units

FIT2009

Faculty of Information Technology

Undergraduate - UnitFIT2009 - Data structures and algorithms

This unit entry is for students who completed this unit in 2014 only. For students planning to study the unit, please refer to the unit indexes in the the current edition of the Handbook. If you have any queries contact the managing faculty for your course or area of study.

6 points, SCA Band 2, 0.125 EFTSL

Refer to the specific census and withdrawal dates for the semester(s) in which this unit is offered, or view unit timetables.

 Level Undergraduate Faculty Faculty of Information Technology Offered Gippsland Second semester 2014 (Off-campus)South Africa Second semester 2014 (Day)

Synopsis

Algorithm analysis. Application and implementation of some common data structures: stacks, queues, lists, priority queues, tables, sets and collections. Data representations including: arrays, linked lists, heaps, trees (including balanced trees) and hashing. Design of application programs making use of common data structures. Design and implementation of new data structures. Study of advanced algorithms in areas such as: graph theory, pattern searching and data compression. Access to the University's computer systems through an Internet service provider is compulsory for off-campus students.

Outcomes

At the completion of this unit students will have -

• the ability to analyse simple algorithms to work out an order of magnitude estimate of running time and space;
• familiarity with some of the most common data structures: stacks, queues, lists, priority queues, tables, sets, collections;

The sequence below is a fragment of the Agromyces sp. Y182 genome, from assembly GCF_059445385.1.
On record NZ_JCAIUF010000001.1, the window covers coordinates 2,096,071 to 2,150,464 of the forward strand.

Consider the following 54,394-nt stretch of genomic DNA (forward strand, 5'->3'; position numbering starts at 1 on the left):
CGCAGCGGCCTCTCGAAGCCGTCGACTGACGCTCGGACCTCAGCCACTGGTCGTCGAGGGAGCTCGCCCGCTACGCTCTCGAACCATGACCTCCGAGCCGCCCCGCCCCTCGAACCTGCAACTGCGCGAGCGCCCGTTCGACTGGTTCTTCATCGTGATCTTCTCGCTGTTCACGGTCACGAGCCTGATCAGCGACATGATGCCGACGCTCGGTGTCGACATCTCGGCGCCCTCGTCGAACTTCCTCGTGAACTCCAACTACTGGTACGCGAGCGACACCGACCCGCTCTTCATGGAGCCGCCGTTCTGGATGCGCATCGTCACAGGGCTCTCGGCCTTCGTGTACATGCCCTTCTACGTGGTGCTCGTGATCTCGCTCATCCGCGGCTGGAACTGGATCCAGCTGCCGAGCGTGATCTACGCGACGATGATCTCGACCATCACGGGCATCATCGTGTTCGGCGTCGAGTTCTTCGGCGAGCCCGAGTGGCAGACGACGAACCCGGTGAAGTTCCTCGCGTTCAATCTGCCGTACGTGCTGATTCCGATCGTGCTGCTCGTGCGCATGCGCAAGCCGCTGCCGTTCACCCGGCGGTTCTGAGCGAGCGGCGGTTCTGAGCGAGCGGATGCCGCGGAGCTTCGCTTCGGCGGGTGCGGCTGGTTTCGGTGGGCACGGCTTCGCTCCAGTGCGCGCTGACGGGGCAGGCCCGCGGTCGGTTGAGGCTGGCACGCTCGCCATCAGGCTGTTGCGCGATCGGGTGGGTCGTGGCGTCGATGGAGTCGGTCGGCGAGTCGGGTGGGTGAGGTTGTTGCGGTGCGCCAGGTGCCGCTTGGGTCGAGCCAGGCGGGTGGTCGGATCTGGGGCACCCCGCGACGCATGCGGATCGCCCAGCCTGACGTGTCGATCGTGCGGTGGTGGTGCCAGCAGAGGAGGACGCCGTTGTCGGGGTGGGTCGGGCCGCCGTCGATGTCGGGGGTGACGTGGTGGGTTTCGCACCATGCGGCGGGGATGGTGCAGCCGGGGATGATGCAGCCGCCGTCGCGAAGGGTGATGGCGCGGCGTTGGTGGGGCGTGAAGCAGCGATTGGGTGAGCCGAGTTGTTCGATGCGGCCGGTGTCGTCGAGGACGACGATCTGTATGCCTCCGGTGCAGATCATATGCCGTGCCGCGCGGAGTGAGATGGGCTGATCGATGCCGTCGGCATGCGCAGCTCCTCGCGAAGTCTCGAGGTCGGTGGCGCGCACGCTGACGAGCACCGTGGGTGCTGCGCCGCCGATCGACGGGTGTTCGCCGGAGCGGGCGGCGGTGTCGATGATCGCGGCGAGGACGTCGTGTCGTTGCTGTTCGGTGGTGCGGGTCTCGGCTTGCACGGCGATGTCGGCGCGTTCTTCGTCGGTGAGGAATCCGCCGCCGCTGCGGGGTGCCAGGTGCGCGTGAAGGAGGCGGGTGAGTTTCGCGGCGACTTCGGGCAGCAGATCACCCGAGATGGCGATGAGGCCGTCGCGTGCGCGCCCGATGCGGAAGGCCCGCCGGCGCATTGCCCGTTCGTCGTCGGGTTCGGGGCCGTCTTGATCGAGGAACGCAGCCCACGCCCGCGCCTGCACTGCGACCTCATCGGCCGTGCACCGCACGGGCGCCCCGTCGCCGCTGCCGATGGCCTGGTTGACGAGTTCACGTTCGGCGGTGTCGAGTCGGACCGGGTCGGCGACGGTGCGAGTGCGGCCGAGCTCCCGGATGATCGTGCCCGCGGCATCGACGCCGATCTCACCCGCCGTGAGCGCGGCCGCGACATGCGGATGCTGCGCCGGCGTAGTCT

• the ability to implement these data structures using various common data representations: arrays, linked lists, heaps, trees (including balanced trees), hashing;
• the ability to evaluate which implementation would be most appropriate for a given data structure and application;
• the ability to apply the same principles used in implementing the common data structures to implement other data structures;
• ability to design and implement new data structures;
• an understanding of some more advanced algorithms in areas such as: graph theory (shortest path etc), pattern searching, data compression (precise selection of advanced algorithms will vary from year to year);
• the ability to design new algorithms to solve new problems;
• an enjoyment of programming as an intellectual exercise;
• an appreciation of the elegance of certain data structures and algorithms as a form of art;
• an interest in understanding how data structures and algorithms are implemented rather than merely using other peoples implementations (and consequently a preference for open source software.

Assessment

Examination (3 hours): 60%; In-semester assessment: 40%

Chief examiner(s)

Minimum total expected workload equals 12 hours per week comprising:

(a.) Contact hours for on-campus students:

• One 2-hour lecture
• One 2-hour laboratory

(b.) Study schedule for off-campus students:

• Off-campus students generally do not attend lecture and tutorial/laboratory sessions, however should plan to spend equivalent time working through the relevant resources and participating in discussion groups each week.

(c.) Additional requirements (all students):

• a minimum of 8 hours of independent study in some weeks for completing lab and project work, private study and revision.

Prerequisites

FIT1007 or GCO1812 or GCO9808 or FIT2034

Prohibitions

FIT2004, FIT2071, FIT9015, GCO2817, GCO3512, GCO9807